I was saying to Harry, if I had the lie that Viktor had I could have tried to play a similar shot and go with the pin or even go left. But it was sort of on the edge of an old divot. And honestly like if I went left with it, I could have seen myself put it in the burn over there in the left. So I tried to pitch a — I had 127 to the front — I tried to pitch a wedge about 135. And it just came out really hot on me and obviously got up and over the green. 

“And from there, it could have been way worse. It could have been up against the wall. It could have been anywhere. So to chip it onto the green and take two putts, I was happy enough to get out of there with a 5,” explained McIlroy. 

Hovland hit the best drive of the day into the 18th green as he pierced one down the right side of the fairway leaving him with a makeable eagle putt from above the hole. McIlroy’s ball trickled through the valley of sin and just held on to the green and both players walked off with tap-in birdies to send the fans home gushing with excitement and thoroughly satisfied after a thrilling day of entertainment. 

I thought it was really good. I missed some opportunities early,” said McIlroy. “Watching Viktor hole a couple of long ones early on. But stayed really patient. Got my first birdie of the day on 5. And I feel like my patience was rewarded around the turn with a couple of birdies and that hole-out on 10. 

But overall, really good day. We sort of fed off each other, and navigated the last few holes well. It was sort of tricky coming in there.  So, yeah, overall, when you’re a couple off the lead going into the third day of The Open and you go out and shoot a 6-under you’re always going to be pleased with that.”

As for the support, McIlroy has allowed himself to soak up the atmosphere at times and take it all in.

“I think all week I’ve been trying to do that,” he said. “The galleries have been massive. The ovations coming on the greens, with the big grandstands. Walking up 18 and that whole scene and trying to look for my parents and Erica and Poppy in the windows of the Rusacks, because I know what rooms we’re staying in.

“I think it’s appreciating the moment as well and appreciating the fact that it’s unbelievably cool to have a chance to win The Open at St Andrews. It’s what dreams are made of. And I’m going to try to make a dream come true tomorrow.”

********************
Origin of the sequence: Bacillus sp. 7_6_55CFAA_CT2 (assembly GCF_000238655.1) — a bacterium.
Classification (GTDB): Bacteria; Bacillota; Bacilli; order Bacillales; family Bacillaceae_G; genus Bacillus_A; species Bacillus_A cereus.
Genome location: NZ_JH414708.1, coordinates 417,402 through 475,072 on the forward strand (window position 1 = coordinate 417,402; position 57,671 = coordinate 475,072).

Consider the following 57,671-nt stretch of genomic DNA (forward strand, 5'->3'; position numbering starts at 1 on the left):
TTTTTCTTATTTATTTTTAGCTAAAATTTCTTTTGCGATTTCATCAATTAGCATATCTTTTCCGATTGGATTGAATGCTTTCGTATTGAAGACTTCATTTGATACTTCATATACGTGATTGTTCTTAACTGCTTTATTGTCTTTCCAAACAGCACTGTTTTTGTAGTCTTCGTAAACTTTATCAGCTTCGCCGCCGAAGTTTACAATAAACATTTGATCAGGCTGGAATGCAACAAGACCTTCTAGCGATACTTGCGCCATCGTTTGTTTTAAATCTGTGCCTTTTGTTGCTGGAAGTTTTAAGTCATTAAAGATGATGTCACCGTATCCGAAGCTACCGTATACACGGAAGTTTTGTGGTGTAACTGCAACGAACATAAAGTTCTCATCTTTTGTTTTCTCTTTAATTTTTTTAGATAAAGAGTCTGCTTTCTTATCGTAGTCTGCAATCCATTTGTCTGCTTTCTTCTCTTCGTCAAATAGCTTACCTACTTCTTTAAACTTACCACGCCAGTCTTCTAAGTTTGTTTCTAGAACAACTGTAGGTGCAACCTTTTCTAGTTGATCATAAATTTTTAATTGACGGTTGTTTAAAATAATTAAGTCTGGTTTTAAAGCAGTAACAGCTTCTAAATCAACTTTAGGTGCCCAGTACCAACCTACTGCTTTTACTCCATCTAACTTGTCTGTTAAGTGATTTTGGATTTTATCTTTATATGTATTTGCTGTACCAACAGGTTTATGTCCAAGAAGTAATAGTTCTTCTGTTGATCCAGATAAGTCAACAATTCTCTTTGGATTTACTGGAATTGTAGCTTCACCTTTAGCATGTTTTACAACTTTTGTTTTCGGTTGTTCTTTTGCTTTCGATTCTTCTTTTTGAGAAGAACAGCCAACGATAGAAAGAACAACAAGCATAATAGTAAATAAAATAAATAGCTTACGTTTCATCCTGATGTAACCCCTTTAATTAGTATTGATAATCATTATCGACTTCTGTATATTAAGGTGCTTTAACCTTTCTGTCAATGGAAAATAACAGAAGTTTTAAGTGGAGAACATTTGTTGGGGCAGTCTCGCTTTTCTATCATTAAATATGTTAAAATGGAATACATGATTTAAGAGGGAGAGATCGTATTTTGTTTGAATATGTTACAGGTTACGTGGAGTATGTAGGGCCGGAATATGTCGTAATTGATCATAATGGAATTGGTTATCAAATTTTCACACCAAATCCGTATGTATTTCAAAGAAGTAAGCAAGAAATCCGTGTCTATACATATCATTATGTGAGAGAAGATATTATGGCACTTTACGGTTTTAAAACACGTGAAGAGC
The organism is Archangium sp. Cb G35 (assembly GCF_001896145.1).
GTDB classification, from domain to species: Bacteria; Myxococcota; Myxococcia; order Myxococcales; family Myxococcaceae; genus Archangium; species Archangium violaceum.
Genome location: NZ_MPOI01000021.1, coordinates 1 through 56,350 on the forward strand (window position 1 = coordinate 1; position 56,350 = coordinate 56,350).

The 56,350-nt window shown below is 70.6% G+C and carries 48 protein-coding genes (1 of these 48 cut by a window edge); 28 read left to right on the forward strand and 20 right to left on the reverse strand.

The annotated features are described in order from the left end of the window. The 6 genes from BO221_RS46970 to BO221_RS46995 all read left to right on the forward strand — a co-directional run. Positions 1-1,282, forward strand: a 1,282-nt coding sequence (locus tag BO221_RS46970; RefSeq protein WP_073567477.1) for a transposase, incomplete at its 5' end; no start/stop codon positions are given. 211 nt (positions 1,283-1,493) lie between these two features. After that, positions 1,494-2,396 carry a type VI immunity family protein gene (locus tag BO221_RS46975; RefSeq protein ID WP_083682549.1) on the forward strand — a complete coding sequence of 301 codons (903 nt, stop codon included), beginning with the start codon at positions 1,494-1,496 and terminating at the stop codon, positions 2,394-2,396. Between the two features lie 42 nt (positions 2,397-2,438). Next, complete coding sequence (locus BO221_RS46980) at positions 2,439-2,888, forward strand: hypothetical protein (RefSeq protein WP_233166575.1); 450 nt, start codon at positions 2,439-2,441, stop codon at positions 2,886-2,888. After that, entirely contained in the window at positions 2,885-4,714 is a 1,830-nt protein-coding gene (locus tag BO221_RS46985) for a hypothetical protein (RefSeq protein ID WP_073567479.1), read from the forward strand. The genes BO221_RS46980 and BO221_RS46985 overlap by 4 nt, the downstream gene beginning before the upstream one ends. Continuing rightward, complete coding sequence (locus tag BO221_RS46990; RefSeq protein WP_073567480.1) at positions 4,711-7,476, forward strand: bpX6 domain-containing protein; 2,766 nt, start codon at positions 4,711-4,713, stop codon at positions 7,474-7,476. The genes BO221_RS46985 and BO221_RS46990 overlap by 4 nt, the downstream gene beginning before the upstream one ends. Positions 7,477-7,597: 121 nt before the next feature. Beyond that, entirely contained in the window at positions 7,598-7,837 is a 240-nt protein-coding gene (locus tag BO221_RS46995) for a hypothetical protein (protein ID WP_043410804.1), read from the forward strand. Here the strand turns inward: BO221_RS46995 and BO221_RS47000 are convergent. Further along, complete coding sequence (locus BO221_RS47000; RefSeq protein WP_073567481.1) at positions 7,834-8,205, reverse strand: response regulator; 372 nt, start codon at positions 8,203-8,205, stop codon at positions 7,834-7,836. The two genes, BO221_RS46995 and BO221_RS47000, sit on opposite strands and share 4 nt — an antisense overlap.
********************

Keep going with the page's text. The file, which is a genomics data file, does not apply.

Elsewhere from an Irish point of view there was disappointment for both Lowry and David Carey who saw their slim hopes of winning come to an end. 

Lowry had threatened to lift himself into the mix after he brought Saturday to life with back-to-back eagles on nine and ten. 

The Clara native held out twice from off the green to move to nine-under and within four of the lead. However, dropped shots on 12, 15 and 17 saw him play his way out of contention as he settled for a 69 and seven-under. 

I played good, but I just didn’t putt good enough. It’s not good enough when you put in all those hours every day to give yourself those chances on the back nine of a major on a Saturday and Sunday and you don’t perform, you need to look at something. 

“Look, I’m going to go away. I’m going to have to go to the putting green this afternoon and try to figure out something for tomorrow because it hasn’t been good enough all week. If I had holed anything all week I would still be out there playing. I’d be thereabouts with the leaders. Like I said, it just ain’t good enough. 

Pretty annoyed and pretty pissed off, to be honest.” 

Darwin Escapes golfer, Carey teed off within eight of the lead but he slipped to a one-over 73 to lie back on four-under and a share of 35th. 

Stay ahead of the game. Subscribe to our newsletter to get the latest Irish Golfer news straight to your inbox!

Leave a comment

This site is protected by reCAPTCHA and the Google Privacy Policy & Terms of Service apply.